The Lost Pages of Norse Myth is a promotional campaign for God of War (2018). The event is an audio podcast composed of a series of small stories that expand the Nordic universe, along with the backstories of Kratos, Atreus, and other characters.
1. Odin and the Knowledge Keeper
Groa the Seer finds a tome in an attempt to find her lost husband, Aurvandil, which has been a long and fruitless journey across all the realms. Aurvandil was last heading heading on a journey with Thor from which he never returned. She was told that Thor had tried to save a frostbitten Aurvandil in Vanaheim but got lost in a tundra, leaving Thor to return with only a basket. Groa in searching for her lost husband became a vast collector of knowledge and a famous prophet gathering her knowledge in a library, which caught the attention of Thor’s father Odin, who came to rely on her. Groa had seen much farther in the future then anyone else and thought her most recent acquisition would finally be known. However, what she saw instead were visions of ruin (three-year winter, the sky split apart, realms tremble, a terror wielding a flaming sword, a large wolf eats the sun, monsters and gods fight, and a pale white ghost from a distant land his young son being the key to all of it). Odin sensed these visions and recognized these as Ragnarok (Groa suspects that someone is hiding her husband’s fate from her). Odin then heads to Groa’s house and arrives to interrogate Groa, telling her that Thor murdered Aurvandil and that he would do the same to her if she would not tell (he had been hiding his fate from her). Groa refused and Odin kills her, taking with him her vast knowledge
2. And Only Rage Remained
A man spirit looks at his dead corpse, his family, and the creature that killed him, a draugr, a creature, which was once a man, now only driven by rage. Before he was a monster, he was also a man who was part of a tribe who worshiped Freya that like most were desperate to survive the Norse wilds of Midgard, with one rule never yield. The man had a wife and a child which the clan helped to support but bandits and rival clans continued to make life difficult. The men moved east and came to a forest which they had no choice but to go through due to thirst. They are then ambushed by bandits from the treetops with the man fighting the bandit king, as the rest of the bandits kill his men and kidnap the rest (include his family) before killing the man himself. The man’s spirit finds himself at peace as a Valkyrie comes to take him to Valhalla, her blade makes him remember the battle he fought and (thinking it was a trick) fights the Valkyrie, leaving him to become a draugr due to the flames of their combat.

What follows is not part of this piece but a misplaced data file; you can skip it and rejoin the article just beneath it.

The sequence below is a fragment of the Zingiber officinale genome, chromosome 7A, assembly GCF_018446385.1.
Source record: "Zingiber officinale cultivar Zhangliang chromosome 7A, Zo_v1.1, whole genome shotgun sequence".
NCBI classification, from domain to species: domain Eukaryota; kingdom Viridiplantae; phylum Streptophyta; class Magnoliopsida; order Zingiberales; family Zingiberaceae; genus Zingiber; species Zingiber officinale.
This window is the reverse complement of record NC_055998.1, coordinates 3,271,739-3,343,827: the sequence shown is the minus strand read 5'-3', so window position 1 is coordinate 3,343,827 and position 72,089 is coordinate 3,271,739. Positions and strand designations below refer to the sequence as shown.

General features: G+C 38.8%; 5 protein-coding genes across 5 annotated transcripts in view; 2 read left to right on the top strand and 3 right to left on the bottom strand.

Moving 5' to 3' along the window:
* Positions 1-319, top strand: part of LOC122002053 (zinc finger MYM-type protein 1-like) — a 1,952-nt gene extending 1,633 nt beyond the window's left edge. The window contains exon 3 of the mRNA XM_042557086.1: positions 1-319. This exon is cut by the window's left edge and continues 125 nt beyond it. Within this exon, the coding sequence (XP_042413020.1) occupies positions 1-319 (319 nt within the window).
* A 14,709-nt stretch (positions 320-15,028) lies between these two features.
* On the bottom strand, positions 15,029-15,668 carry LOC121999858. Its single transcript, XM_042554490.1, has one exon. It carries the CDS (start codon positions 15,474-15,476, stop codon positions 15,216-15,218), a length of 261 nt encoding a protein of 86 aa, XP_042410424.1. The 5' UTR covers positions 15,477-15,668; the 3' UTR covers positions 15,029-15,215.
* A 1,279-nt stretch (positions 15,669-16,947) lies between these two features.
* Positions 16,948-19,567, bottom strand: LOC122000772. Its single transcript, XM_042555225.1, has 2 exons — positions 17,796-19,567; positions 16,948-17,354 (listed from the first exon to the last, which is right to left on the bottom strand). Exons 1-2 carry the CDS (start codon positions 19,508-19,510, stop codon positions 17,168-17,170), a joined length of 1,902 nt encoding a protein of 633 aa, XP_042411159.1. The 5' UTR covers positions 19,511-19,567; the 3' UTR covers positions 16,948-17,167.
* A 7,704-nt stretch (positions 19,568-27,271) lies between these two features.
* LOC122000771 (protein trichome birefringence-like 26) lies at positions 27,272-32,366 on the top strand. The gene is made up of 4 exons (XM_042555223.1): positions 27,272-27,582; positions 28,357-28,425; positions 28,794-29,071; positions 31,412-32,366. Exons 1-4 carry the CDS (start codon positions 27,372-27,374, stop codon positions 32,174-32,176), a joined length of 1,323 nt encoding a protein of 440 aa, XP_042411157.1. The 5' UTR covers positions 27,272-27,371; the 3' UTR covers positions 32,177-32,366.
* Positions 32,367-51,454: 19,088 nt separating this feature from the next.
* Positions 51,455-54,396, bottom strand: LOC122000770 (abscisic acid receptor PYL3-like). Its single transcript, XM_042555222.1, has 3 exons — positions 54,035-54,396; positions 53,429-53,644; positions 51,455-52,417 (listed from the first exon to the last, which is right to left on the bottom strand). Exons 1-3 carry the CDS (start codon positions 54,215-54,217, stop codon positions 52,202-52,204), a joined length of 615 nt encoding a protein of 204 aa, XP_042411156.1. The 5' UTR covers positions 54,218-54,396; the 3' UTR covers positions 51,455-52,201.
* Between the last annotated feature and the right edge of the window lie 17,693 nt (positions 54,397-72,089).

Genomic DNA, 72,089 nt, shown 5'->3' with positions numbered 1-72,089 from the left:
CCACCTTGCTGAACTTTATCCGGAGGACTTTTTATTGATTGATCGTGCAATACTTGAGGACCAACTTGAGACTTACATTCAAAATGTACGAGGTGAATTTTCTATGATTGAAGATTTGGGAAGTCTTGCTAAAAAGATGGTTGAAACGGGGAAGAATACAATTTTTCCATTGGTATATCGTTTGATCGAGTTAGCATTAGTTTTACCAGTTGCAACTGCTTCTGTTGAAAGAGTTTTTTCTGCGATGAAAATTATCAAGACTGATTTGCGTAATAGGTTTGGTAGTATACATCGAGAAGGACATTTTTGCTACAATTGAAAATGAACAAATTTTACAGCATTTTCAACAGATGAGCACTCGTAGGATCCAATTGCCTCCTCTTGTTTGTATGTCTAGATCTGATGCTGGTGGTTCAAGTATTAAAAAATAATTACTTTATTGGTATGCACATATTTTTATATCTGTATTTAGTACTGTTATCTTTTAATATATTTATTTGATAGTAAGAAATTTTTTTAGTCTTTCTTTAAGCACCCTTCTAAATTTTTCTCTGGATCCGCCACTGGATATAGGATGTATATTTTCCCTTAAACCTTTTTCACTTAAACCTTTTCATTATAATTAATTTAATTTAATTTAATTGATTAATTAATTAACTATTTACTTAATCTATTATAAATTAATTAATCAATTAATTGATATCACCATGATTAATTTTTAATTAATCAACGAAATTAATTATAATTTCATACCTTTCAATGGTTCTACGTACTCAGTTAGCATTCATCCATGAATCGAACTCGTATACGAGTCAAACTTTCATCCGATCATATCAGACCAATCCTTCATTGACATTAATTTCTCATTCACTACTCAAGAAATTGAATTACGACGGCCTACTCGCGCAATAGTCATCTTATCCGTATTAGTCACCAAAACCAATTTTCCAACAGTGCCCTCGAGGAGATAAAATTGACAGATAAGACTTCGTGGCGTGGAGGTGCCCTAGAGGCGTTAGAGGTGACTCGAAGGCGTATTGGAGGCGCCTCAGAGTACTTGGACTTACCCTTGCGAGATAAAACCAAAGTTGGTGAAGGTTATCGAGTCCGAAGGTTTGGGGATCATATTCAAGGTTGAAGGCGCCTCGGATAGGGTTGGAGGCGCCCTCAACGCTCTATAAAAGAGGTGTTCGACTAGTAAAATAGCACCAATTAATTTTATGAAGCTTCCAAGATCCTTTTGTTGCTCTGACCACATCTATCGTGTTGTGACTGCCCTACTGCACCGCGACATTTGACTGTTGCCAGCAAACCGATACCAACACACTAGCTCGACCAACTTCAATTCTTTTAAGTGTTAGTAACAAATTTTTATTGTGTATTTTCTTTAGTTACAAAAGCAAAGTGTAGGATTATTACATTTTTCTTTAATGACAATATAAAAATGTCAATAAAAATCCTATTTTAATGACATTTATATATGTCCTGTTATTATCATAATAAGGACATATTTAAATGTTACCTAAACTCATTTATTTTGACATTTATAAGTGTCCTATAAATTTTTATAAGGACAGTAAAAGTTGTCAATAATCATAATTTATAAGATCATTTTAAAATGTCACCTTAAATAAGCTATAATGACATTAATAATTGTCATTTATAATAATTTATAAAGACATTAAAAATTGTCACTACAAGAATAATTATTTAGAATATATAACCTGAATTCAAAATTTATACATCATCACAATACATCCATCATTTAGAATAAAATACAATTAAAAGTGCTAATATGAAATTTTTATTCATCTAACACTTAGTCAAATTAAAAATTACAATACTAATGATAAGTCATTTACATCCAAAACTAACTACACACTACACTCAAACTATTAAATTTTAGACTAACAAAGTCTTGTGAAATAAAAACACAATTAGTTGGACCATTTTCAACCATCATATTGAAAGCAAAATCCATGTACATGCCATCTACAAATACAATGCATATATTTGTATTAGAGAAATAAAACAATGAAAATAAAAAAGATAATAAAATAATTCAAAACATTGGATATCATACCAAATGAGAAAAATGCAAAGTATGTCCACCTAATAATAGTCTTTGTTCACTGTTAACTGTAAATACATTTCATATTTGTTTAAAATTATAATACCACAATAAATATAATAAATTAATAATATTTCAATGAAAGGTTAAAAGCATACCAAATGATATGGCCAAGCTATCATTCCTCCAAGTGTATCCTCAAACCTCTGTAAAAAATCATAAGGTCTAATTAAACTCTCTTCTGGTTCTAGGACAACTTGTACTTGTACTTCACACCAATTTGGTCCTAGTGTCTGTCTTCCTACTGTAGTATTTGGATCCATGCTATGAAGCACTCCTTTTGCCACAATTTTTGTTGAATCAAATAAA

3. The Dead Stonemason
As Thor continues his genocidal campaign against the Giants in a effort to find Jötunheim, the great stonemason Thamur has begun the process of building a massive wall around Jotunheim to protect his people. As he grew weary at the seemingly impossible task, he asked his son, Hrimthur, for help. The boy insisted that he had the heart of a warrior, not a builder, and hardly pulled his weight with the tasks he was given. Eventually, Thamur and Hrimthur began to argue over the wall, ending with Thamur losing his temper and striking his son with his hammer, causing Hrimthur to run away. Feeling shame and regret, Thamur chased after his son, and eventually ended up in Midgard’s forests at night where his desperate cries attracted the attention of Thor himself. Instead of telling Thor what he wanted, Thamur engaged Thor in futile combat until the Aesir hit the elder Jotunn with Mjolnir, causing Thamur to land on his own chisel, driving it into his own skull, killing him instantly. In sheer luck, the fall crushed a village which worshiped Njörd, leading to Thor claiming credit for planning the attack this way, and vowing to complete his genocidal campaign. Hrimthur was sobbing in a cave and when he returned home discovered his father was not there, and eventually discovered his father’s corpse in Midgard. The giants left Thamur’s corpse and built a temple to protect the chisel, but before they finished, they all retreated to their home forever.